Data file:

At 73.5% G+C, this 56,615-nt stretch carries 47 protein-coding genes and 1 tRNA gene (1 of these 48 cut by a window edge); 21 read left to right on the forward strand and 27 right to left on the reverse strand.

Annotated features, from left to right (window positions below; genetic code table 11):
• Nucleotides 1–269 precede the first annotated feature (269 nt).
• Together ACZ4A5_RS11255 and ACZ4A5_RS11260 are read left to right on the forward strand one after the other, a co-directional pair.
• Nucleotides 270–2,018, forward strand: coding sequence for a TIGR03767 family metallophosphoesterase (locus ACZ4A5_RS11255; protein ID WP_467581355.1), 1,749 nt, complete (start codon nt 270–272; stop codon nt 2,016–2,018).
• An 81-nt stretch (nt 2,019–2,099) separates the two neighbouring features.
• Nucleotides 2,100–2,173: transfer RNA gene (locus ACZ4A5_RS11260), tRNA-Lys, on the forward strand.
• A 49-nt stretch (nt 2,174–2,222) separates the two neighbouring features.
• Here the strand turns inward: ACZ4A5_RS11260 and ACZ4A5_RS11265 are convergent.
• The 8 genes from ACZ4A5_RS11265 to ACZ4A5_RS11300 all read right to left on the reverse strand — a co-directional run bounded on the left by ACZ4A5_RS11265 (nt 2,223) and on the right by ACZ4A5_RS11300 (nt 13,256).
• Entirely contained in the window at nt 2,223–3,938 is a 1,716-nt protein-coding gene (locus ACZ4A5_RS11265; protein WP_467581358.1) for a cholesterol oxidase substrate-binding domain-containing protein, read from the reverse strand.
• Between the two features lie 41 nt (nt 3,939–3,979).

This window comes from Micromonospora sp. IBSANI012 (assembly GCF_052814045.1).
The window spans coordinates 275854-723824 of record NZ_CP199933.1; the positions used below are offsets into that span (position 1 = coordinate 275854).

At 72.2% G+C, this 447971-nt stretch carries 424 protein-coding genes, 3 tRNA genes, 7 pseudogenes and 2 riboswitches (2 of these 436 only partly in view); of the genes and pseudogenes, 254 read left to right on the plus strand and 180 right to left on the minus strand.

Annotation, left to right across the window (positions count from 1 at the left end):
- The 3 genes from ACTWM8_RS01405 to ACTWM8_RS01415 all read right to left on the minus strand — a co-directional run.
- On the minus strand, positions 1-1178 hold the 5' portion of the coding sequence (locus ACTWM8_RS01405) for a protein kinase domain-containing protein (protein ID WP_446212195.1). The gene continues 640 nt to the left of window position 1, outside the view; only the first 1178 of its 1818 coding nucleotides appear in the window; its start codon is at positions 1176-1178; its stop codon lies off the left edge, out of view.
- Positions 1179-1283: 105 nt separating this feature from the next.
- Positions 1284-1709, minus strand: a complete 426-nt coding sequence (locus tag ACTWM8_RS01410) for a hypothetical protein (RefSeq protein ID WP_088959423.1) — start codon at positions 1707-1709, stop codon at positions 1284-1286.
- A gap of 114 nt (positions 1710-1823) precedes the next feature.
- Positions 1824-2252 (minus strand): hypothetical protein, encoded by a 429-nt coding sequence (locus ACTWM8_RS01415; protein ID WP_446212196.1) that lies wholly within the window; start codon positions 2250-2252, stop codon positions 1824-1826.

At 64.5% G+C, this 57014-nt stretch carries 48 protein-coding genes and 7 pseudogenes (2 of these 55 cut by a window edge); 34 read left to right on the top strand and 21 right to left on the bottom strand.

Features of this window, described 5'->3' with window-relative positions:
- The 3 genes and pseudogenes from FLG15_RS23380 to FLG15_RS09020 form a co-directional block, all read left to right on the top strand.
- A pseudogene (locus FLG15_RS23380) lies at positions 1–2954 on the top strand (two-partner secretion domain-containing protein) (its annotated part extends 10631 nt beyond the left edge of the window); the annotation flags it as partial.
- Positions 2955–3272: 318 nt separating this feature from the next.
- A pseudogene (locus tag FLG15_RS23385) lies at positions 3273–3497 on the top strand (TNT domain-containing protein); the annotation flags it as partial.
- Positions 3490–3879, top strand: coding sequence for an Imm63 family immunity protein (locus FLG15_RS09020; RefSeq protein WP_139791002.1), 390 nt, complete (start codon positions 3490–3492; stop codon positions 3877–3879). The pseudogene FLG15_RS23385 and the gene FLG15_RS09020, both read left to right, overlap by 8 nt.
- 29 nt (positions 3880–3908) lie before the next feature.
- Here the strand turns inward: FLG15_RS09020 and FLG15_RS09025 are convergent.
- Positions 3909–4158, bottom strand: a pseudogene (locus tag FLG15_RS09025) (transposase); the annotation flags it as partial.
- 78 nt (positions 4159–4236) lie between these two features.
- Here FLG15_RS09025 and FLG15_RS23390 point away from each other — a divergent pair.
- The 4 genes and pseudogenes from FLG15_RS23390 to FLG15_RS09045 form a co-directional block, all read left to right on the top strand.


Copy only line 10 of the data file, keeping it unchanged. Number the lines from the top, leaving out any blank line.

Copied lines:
• The 8 genes from ACZ4A5_RS11265 to ACZ4A5_RS11300 all read right to left on the reverse strand — a co-directional run bounded on the left by ACZ4A5_RS11265 (nt 2,223) and on the right by ACZ4A5_RS11300 (nt 13,256).